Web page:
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Fare and Food

Fare translates as “to make” or “to do.”  But we also use fare in contexts where English uses the verb “to have.” 


Let's look at some ways fare is used when referring to food — the cooking of it and the eating of it. It can be straightforward and mean “to make”:

Fa il pane ogni venerdì (he makes bread every Friday).


But let’s look at some less predictable uses of fare and see where they lead.


In English, we say: “I’ll fix dinner” or “I’ll make dinner,” but in Italian, it’s common to say preparo la cena (I’ll prepare dinner) or, to be more generic and informal, faccio da mangiare (I’ll make something to eat). Note that the verb cucinare (to cook) is the actual proper Italian verb for this.

Dovrei fare da mangiare ma invece leggerò il giornale (I should fix something to eat, but instead, I'm going to read the paper).


“Eating breakfast” or "having breakfast" uses the verb fare in Italian: fare colazione (to have breakfast or “to eat breakfast”).


Non esco mai da casa senza aver fatto una buona colazione.

I never leave the house without having eaten a good breakfast.

Caption 15, Adriano - Giornata

 Play Caption


In Italian, unlike English, having lunch or dinner is often referred to using the verb forms of pranzo (lunch) and cena (dinner): pranzare and cenare

Ho pranzato a mezzogiorno e mezzo (I had lunch at half past twelve).

Aveva già cenato quando sono arrivata io (he had already eaten dinner when I got there).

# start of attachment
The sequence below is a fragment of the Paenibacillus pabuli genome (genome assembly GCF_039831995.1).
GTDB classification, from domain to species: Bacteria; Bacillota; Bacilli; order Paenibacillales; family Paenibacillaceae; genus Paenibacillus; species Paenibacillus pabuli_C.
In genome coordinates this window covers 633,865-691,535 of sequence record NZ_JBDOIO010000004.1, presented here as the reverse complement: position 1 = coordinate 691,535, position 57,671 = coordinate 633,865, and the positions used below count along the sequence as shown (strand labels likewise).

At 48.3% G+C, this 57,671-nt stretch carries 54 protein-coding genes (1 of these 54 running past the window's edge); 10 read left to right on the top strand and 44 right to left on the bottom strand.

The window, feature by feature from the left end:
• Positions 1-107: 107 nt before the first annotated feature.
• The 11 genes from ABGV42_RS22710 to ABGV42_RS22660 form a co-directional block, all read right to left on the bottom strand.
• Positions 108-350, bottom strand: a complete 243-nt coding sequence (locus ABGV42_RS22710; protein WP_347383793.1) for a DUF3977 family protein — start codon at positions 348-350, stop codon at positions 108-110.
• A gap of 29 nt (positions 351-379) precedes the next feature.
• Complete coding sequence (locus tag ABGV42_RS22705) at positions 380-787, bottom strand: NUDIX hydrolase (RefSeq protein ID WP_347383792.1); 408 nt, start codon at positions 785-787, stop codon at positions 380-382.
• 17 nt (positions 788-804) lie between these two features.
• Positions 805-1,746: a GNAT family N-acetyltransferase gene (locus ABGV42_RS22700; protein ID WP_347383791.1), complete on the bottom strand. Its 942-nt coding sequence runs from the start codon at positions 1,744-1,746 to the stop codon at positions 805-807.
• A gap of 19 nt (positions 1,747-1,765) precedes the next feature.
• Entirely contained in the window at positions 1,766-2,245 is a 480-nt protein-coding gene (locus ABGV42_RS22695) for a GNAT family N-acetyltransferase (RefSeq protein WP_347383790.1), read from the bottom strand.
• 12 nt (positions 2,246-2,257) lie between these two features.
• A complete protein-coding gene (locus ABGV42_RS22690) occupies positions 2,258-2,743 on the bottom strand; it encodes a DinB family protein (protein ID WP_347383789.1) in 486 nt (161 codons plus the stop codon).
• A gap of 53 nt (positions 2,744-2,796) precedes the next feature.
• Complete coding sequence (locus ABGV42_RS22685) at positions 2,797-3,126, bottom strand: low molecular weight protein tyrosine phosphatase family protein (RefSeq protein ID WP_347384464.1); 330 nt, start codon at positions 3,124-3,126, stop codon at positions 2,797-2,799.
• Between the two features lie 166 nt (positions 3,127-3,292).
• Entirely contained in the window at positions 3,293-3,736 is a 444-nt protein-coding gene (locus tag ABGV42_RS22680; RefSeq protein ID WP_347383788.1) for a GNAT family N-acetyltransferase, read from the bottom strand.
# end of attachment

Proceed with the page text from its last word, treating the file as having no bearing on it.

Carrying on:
A che ora pranzi di solito (what time do you usually have lunch)?

Oggi non pranzo. Ho mangiato un panino per strada (I’m not having lunch today. I ate a sandwich on the way).


Note that the verb avere (to have) can be used as an auxiliary verb, as in ho mangiato (I ate), or ho fatto colazione (I had breakfast), but is not used the way we use it in English as a kind of substitute for "to eat." Avere (to have) might be used as follows:

Ho un po' di pasta avanzata. La vuoi mangiare (I have some leftover pasta. Do you want to have it)?


In a nutshell:

For breakfast, we use fare colazione (to have breakfast), but for lunch and dinner, we use pranzare and cenare. Fare da mangiare is a general term meaning to prepare or make something to eat.


Further practice:

As you go through your day, think about your meals, answer these questions, and, if you can, make up new ones, changing the conjugations or other elements in the sentence.

Chi fa da mangiare in casa tua (who cooks the meals in your house)

A che ora hai fatto colazione stamattina (what time did you have breakfast this morning)?

Con chi ha pranzato tuo fratello (with whom did your brother have lunch)? Cosa hanno mangiato (what did they eat)?

Note that when you get specific about the food you eat, then you can use the verb mangiare (to eat), but remember you don’t “eat lunch” in Italian, you eat something (such as pasta) at/for lunch:

pranzo i miei genitori hanno mangiato dei fagioli col tonno (my parents had beans and tuna for lunch). Tu che cosa hai mangiato (what did you have)?

Ti va di cenare con solo verdura (do you feel like having just vegetables for dinner)?

Note that in Italian, we sometimes use per (for) pranzo/cena and we sometimes use (at) pranzo/cena.

Cosa c’è per cena (what’s for dinner)?

Cosa mangiamo a cena (what shall we have for dinner?)


There’s always more to learn about verbs such as fare. Remember, it’s an irregular verb, and a very common one, so it’s a handy verb to know how to conjugate.


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